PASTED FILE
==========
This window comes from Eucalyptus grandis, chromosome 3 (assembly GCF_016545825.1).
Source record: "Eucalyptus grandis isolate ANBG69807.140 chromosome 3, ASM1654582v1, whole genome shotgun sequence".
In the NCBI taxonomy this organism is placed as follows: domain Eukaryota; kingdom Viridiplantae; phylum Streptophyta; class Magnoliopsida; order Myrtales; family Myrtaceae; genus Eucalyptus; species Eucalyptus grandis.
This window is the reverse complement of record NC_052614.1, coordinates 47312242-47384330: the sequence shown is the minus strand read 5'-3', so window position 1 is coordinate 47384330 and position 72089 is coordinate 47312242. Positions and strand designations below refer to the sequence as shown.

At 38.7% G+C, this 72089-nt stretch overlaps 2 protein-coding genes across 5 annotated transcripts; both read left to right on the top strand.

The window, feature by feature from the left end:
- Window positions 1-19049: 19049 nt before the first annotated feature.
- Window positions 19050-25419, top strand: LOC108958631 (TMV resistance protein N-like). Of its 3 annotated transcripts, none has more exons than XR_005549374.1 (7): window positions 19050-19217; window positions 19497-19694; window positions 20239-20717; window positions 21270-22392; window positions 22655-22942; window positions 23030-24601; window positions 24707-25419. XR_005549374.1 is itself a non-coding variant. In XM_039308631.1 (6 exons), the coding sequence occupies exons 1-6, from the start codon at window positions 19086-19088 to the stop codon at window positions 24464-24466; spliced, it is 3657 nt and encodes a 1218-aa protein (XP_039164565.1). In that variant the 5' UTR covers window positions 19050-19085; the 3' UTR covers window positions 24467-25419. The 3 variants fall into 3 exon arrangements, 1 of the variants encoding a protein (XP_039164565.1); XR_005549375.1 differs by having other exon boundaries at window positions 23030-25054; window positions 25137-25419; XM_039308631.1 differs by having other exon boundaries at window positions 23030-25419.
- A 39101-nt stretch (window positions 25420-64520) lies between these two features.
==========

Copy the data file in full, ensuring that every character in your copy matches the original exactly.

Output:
This window comes from Eucalyptus grandis, chromosome 3 (assembly GCF_016545825.1).
Source record: "Eucalyptus grandis isolate ANBG69807.140 chromosome 3, ASM1654582v1, whole genome shotgun sequence".
In the NCBI taxonomy this organism is placed as follows: domain Eukaryota; kingdom Viridiplantae; phylum Streptophyta; class Magnoliopsida; order Myrtales; family Myrtaceae; genus Eucalyptus; species Eucalyptus grandis.
This window is the reverse complement of record NC_052614.1, coordinates 47312242-47384330: the sequence shown is the minus strand read 5'-3', so window position 1 is coordinate 47384330 and position 72089 is coordinate 47312242. Positions and strand designations below refer to the sequence as shown.

At 38.7% G+C, this 72089-nt stretch overlaps 2 protein-coding genes across 5 annotated transcripts; both read left to right on the top strand.

The window, feature by feature from the left end:
- Window positions 1-19049: 19049 nt before the first annotated feature.
- Window positions 19050-25419, top strand: LOC108958631 (TMV resistance protein N-like). Of its 3 annotated transcripts, none has more exons than XR_005549374.1 (7): window positions 19050-19217; window positions 19497-19694; window positions 20239-20717; window positions 21270-22392; window positions 22655-22942; window positions 23030-24601; window positions 24707-25419. XR_005549374.1 is itself a non-coding variant. In XM_039308631.1 (6 exons), the coding sequence occupies exons 1-6, from the start codon at window positions 19086-19088 to the stop codon at window positions 24464-24466; spliced, it is 3657 nt and encodes a 1218-aa protein (XP_039164565.1). In that variant the 5' UTR covers window positions 19050-19085; the 3' UTR covers window positions 24467-25419. The 3 variants fall into 3 exon arrangements, 1 of the variants encoding a protein (XP_039164565.1); XR_005549375.1 differs by having other exon boundaries at window positions 23030-25054; window positions 25137-25419; XM_039308631.1 differs by having other exon boundaries at window positions 23030-25419.
- A 39101-nt stretch (window positions 25420-64520) lies between these two features.